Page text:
Wednesday, December 06, 2006

Here is the News.......

For the past fifteen years or so, the English speaking world has obtained its global news and information from two main sources. The United States based news channel, CNN, and the London based BBC. Both have done a more than adequate job of relaying events and happenings in an objective manner but, inevitably, have both been subjected to the limitations that apply to us all when we claim to be objective.

It’s a bit like criticism. Everybody claims they want it but nobody really does. “Tell me, honestly,” is an open invitation for you to lie blatantly.

To claim to have absolutely no personal feelings or opinions concerning a subject is an obvious nonsense, unless you are possibly a vegetable and even a lettuce might have some ideas of its own, so it is safe to say that all the news purveyed has been, to some extent, as seen from the viewpoint of either the United States or Great Britain. Although both are officially independent of officialdom, they are both, in different ways, obligated to toe the line to their respective governments.

Thus, when earlier this year, an upstart Arabic broadcasting station, Al Jazeera, went global, a few feathers were ruffled, not the least in Turkeyville, where their transmission of videos allegedly from Al Quaeda apparently led the president to suggest that a couple of stray missiles should be sent their way. Although no doubt he had been told by God to do it, fortunately wiser heads prevailed and Al Jazeera, probably thought by him to have been run by a guy called Al, has gone from strength to strength, not only in the Arab world but also in the English speaking community. Their status as a news organisation has led to many seasoned reporters defecting to them.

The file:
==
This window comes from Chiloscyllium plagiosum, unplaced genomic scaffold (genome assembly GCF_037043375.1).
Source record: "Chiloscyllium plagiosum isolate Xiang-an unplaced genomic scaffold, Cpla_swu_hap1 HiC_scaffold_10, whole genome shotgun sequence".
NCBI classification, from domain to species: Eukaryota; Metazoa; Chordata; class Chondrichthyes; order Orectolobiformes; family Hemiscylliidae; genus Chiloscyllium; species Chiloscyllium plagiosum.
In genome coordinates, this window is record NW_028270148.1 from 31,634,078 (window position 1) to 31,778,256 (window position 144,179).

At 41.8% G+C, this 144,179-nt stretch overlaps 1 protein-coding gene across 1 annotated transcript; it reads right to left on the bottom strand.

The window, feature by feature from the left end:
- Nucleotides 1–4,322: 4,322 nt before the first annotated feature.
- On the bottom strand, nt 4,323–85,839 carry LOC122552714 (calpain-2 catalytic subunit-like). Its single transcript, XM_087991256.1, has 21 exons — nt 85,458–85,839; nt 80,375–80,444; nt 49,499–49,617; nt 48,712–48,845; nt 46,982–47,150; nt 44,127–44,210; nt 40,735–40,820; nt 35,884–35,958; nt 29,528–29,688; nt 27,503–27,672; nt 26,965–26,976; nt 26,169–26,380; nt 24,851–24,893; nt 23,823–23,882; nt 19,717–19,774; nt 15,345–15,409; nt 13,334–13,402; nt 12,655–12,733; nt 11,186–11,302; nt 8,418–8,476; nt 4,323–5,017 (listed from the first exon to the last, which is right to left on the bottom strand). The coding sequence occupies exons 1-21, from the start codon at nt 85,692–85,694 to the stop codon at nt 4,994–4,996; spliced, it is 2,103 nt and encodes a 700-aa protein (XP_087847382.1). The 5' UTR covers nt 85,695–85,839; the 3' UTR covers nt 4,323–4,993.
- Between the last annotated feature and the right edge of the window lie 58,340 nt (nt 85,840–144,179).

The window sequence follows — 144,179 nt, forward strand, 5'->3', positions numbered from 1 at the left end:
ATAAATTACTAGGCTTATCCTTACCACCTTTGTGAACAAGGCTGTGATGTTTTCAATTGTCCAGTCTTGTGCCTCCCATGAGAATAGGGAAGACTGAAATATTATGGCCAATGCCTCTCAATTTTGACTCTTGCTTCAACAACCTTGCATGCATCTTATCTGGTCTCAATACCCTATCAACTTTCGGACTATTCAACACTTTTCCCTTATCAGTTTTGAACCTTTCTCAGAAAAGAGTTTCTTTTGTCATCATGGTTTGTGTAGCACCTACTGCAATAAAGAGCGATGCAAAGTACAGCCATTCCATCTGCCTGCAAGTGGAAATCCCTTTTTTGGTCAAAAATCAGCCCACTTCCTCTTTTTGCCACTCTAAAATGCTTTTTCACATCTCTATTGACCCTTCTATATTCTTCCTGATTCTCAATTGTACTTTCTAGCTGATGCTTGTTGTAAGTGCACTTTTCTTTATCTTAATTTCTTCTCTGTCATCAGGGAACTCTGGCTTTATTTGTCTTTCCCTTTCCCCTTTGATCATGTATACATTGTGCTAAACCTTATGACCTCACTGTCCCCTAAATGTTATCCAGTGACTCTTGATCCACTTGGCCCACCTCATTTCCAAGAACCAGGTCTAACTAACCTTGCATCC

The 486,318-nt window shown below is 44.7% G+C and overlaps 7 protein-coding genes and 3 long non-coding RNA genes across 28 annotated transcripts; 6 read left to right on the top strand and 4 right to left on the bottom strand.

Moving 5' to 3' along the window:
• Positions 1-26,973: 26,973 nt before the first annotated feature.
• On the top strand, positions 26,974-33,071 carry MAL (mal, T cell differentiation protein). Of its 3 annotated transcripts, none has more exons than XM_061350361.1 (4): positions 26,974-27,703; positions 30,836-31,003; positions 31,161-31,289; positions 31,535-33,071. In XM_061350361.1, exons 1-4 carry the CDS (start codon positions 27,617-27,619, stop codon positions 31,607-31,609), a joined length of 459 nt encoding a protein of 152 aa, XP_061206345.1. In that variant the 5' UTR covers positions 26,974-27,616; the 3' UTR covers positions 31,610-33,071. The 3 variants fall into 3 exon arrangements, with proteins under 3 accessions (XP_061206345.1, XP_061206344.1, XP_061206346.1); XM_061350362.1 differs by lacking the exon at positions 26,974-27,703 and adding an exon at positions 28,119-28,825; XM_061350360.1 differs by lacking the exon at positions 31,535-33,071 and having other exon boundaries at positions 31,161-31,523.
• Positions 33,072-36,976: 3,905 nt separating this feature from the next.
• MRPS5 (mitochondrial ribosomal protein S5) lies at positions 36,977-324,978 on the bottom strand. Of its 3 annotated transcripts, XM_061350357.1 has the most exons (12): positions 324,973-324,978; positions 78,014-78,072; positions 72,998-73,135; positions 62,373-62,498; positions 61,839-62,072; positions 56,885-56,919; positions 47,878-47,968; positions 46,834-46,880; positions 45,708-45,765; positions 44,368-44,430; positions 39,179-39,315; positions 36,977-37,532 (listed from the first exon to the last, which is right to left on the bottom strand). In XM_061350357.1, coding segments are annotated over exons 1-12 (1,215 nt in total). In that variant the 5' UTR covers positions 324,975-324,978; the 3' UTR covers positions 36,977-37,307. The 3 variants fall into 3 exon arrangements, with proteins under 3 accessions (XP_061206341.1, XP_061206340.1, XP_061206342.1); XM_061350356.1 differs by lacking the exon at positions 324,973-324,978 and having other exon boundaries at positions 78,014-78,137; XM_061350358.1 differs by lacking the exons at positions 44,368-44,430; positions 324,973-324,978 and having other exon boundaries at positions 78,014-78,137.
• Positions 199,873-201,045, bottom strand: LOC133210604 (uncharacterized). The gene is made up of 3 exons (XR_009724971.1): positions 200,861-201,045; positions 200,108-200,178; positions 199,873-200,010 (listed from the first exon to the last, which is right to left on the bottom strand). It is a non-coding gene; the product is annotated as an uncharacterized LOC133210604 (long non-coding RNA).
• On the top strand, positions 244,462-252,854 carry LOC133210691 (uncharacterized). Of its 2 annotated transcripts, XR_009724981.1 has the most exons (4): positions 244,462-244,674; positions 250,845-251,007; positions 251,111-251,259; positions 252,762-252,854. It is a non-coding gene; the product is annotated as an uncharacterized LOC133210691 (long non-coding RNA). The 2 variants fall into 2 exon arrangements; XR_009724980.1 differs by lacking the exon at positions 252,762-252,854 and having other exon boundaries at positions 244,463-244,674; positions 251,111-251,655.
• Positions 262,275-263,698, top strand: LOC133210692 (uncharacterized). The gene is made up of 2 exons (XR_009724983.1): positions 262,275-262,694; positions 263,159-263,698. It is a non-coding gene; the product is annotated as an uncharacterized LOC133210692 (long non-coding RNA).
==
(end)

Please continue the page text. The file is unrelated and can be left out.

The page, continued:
This evening, France launches an ambitious programme, TV 24, on similar lines. For a long time, president Jacques Chirac has grumbled that the English speaking world only hears news as disbursed by Britain or the United States. His own many and often sensible attempts to intervene in world affairs have been submerged and thus gone unnoticed. TV 24 is designed to present, much in the way that Al Jazeera presents news from an Arab viewpoint, the attitude of France.

It will not be, however, a government mouthpiece. Ownership of the station has been split between government subsidy and private investment with strict rules that there shall be no input from government on its content. Much of the format will be that familiar to many French viewers, the round table discussion, an extension of the sort of conversations that take place daily in bar-tabacs and dining rooms around the nation.

But for the first time, many of these will be conducted bi-lingually, in English and French. Arabic is planned to be added early next year.

The BBC, who seem to have taken a slight dose of umbrage over the idea, hardly ran the inauguration of the service with banner headlines, consigning it to one of their sidebars on the website. Sniffily they said, “Ironically, this French station will be broadcasting in English.” As the whole object of the exercise was to reach English speaking people, it’s hard to see what was so ironic about it. The BBC are proud of the fact that they broadcast to the world in more tongues than the Tower of Babel had on a good day, and so they should be. It’s a marvellous service – but it still relays the news as seen from a British standpoint.

So good luck to TV 24 and Al Jazeera. Once more, the BBC had to point out that it was to run on a mere shoestring compared with CNN. And so it may be, but they have attracted some of the brightest and best multi-lingual talent in the news gathering business.

And I remember when CNN started up and was about the same size. The other stations referred to it, disparagingly, as “The Chicken Noodle Network.”

I wonder what they call it now?


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